She doesn’t look happy to see that I’m the one tending the fire, and I don’t blame her. “Anderson. Did Washuu send you to get me?”

“I’m hardly the best candidate for that.” I toss another log in, being careful to avoid the sparks. “She did blackmail me into tracking you down, but she didn’t say anything about bringing you back.”

“Oh.” She raises an eyebrow as I offer her a drumstick. “Should I ask where you got that?”

“Supermarket. This is a national forest.” I start sawing into my steak. “Besides, I don’t have the patience to wait for some schmuck deer to show up and volunteer itself for dinner.”

That got a short chuckle out of her, but the rest of the meal proceeds in non-profound silence.

“So,” she begins as she finishes off the last wing. “I hear you’re interested in me.”

I almost choke on my coffee. She isn’t supposed to find out, not so soon. “The thought’s crossed my mind, yes. But I’d rather not get arrested.” Or get strung up in Washuu’s lab for making untoward advances.

She leaned against a nearby tree. “Funny, you don’t seem the type to care about consequences when you’re really going after something.”

This is not happening. I am not having this conversation. (There is no spoon, dammit!) “I guess the problem is I don’t know what I want.” Yet.

She smirks. “Only crossed your mind, hm? You’re not at all tempted?”

The universe hates me. “I’m a horny old man pushy fifty and I think I’m hearing a nubile young thing hit on me.” I wash my hands with my canteen, being very careful to avoid looking anywhere in her direction. “Of course I’m very fucking tempted!”

“Me, hit on you? I just had to make sure that I wouldn’t need to sleep with one eye open or something.”

“What do you mean—” Oh, no. Oh, hell, no. “You better not be serious about spending the night here.”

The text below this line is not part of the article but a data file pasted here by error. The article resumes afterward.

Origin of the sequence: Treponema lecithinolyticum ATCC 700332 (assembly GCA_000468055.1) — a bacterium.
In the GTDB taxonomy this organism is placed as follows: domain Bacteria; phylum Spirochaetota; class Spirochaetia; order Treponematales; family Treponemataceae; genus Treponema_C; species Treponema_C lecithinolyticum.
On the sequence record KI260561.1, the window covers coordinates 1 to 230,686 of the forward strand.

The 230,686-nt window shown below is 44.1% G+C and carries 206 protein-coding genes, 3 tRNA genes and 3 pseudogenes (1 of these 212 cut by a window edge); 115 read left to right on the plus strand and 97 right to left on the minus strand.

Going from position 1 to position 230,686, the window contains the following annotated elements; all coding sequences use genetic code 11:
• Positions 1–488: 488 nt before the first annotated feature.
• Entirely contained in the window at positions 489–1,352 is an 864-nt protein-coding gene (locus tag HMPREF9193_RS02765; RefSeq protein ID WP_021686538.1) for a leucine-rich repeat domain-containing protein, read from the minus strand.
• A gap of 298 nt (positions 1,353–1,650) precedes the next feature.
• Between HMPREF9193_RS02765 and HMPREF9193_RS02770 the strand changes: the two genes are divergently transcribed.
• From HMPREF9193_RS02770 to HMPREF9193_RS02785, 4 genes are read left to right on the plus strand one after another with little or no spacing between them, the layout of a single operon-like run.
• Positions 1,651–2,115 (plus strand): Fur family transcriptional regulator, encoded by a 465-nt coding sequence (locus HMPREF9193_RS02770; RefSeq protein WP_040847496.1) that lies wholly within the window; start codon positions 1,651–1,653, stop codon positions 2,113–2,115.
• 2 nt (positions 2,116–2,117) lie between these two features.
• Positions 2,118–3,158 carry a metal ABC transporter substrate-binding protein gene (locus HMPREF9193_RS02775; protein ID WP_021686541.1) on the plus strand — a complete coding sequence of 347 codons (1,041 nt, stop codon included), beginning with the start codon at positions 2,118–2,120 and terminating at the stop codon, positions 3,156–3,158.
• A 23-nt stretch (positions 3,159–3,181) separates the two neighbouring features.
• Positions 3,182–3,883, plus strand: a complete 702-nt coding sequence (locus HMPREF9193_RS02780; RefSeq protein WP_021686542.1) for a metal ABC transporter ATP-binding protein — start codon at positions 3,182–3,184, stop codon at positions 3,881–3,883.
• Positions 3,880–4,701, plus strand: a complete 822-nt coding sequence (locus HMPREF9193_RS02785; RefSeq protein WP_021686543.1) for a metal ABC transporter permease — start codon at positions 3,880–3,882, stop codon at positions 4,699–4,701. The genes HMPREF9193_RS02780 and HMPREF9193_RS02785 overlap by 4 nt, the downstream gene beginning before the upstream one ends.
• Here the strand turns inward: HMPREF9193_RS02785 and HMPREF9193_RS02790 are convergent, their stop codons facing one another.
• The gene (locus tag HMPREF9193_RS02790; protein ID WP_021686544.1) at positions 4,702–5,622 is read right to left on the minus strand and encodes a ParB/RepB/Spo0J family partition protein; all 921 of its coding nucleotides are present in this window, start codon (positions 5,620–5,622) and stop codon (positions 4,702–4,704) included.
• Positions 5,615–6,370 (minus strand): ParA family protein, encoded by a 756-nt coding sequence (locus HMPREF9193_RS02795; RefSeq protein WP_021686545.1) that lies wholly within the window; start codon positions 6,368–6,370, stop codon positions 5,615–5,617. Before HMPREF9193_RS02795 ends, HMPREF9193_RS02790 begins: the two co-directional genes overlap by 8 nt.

“Do I look like I’m kidding?” She sighed. “Besides, I know Washuu better than you do. She thinks her technology is perfect, so the fact that I’ve managed to find a loophole in it must be driving her bonkers. If you can’t talk me into returning tonight, she’ll be here in person to collect first thing in the morning.”

“—because even if she couldn’t find you, she sure as hell could track me down,” I finish. Fuck. I knew I should have brought something alcoholic. Or at least an extra tent.

She seems to read my mind. “I’ll find some tree nearby. You’ll hardly know I’m here.”

“Too late for that,” I mutter. “So much for ‘girl easily forgotten’. Washuu should have picked a name that suits you better.”

That gets her full attention in a hurry. “What do you mean?”

Oops. Ah, well, no harm in telling her this much. I think. “Washuu collects stories from around the universe, and she named you after this princess from some legend.”

She crosses her arms. “Could you be a bit more specific?”

“I only heard it once, so my memory’s a bit spotty, but it goes something like this: Once upon a time, there was a King whose only child was a girl. Since that country’s society was mostly barbaric, and sexist to boot, this meant that the King had no heir.”

She scowls. “You can skip the socio-political commentary.”

I almost return that with a snarky ‘yes, dear’, but think better of it. “If you insist. Anyway, the King finds some street-rat and manages to convince the world that the kid’s royalty and engages him to the Princess. This infuriates her, of course, because she thinks she’s perfectly suitable to take the throne, and therefore feels that the King has abandoned her. But eventually it all works out because she falls in love with the ‘Prince’, helps him rise to the throne, and bring in a new golden age.”

She doesn’t seem convinced. “You sure you didn’t just make that up?”

I raise my right hand in mock solemnity. “Cross my heart and hope to die. Supposedly, this legend does have historical truth to it, too, but succeeding generations reduced it to mere myth for various reasons.”

“Hm. Well, true or not, it’s a nice story.” She smiles. “Thanks.”

I begin putting out the fire. “Yeah. Too bad real life doesn’t wrap up so conveniently.”